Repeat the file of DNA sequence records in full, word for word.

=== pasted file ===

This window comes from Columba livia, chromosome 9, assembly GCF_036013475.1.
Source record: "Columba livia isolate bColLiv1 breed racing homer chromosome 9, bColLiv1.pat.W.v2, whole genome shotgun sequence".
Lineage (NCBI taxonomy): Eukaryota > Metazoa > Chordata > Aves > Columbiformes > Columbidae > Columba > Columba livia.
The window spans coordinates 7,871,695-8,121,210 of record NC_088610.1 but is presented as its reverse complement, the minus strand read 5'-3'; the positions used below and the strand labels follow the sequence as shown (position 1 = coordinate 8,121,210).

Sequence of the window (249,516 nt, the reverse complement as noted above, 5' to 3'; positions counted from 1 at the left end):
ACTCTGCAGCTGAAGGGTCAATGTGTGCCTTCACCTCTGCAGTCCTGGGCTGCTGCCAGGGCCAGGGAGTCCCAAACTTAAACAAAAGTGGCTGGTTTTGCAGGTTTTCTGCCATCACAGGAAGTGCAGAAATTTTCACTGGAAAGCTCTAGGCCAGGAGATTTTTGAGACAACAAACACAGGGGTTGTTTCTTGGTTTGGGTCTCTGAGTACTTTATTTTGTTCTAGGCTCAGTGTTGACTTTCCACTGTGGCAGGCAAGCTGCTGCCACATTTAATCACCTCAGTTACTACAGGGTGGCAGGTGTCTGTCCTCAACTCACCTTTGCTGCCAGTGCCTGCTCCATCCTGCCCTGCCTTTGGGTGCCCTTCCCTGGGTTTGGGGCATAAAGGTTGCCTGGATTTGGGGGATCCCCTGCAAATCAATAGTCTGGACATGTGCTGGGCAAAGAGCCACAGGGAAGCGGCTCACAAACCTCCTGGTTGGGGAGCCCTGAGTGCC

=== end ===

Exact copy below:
This window comes from Columba livia, chromosome 9, assembly GCF_036013475.1.
Source record: "Columba livia isolate bColLiv1 breed racing homer chromosome 9, bColLiv1.pat.W.v2, whole genome shotgun sequence".
Lineage (NCBI taxonomy): Eukaryota > Metazoa > Chordata > Aves > Columbiformes > Columbidae > Columba > Columba livia.
The window spans coordinates 7,871,695-8,121,210 of record NC_088610.1 but is presented as its reverse complement, the minus strand read 5'-3'; the positions used below and the strand labels follow the sequence as shown (position 1 = coordinate 8,121,210).

Sequence of the window (249,516 nt, the reverse complement as noted above, 5' to 3'; positions counted from 1 at the left end):
ACTCTGCAGCTGAAGGGTCAATGTGTGCCTTCACCTCTGCAGTCCTGGGCTGCTGCCAGGGCCAGGGAGTCCCAAACTTAAACAAAAGTGGCTGGTTTTGCAGGTTTTCTGCCATCACAGGAAGTGCAGAAATTTTCACTGGAAAGCTCTAGGCCAGGAGATTTTTGAGACAACAAACACAGGGGTTGTTTCTTGGTTTGGGTCTCTGAGTACTTTATTTTGTTCTAGGCTCAGTGTTGACTTTCCACTGTGGCAGGCAAGCTGCTGCCACATTTAATCACCTCAGTTACTACAGGGTGGCAGGTGTCTGTCCTCAACTCACCTTTGCTGCCAGTGCCTGCTCCATCCTGCCCTGCCTTTGGGTGCCCTTCCCTGGGTTTGGGGCATAAAGGTTGCCTGGATTTGGGGGATCCCCTGCAAATCAATAGTCTGGACATGTGCTGGGCAAAGAGCCACAGGGAAGCGGCTCACAAACCTCCTGGTTGGGGAGCCCTGAGTGCC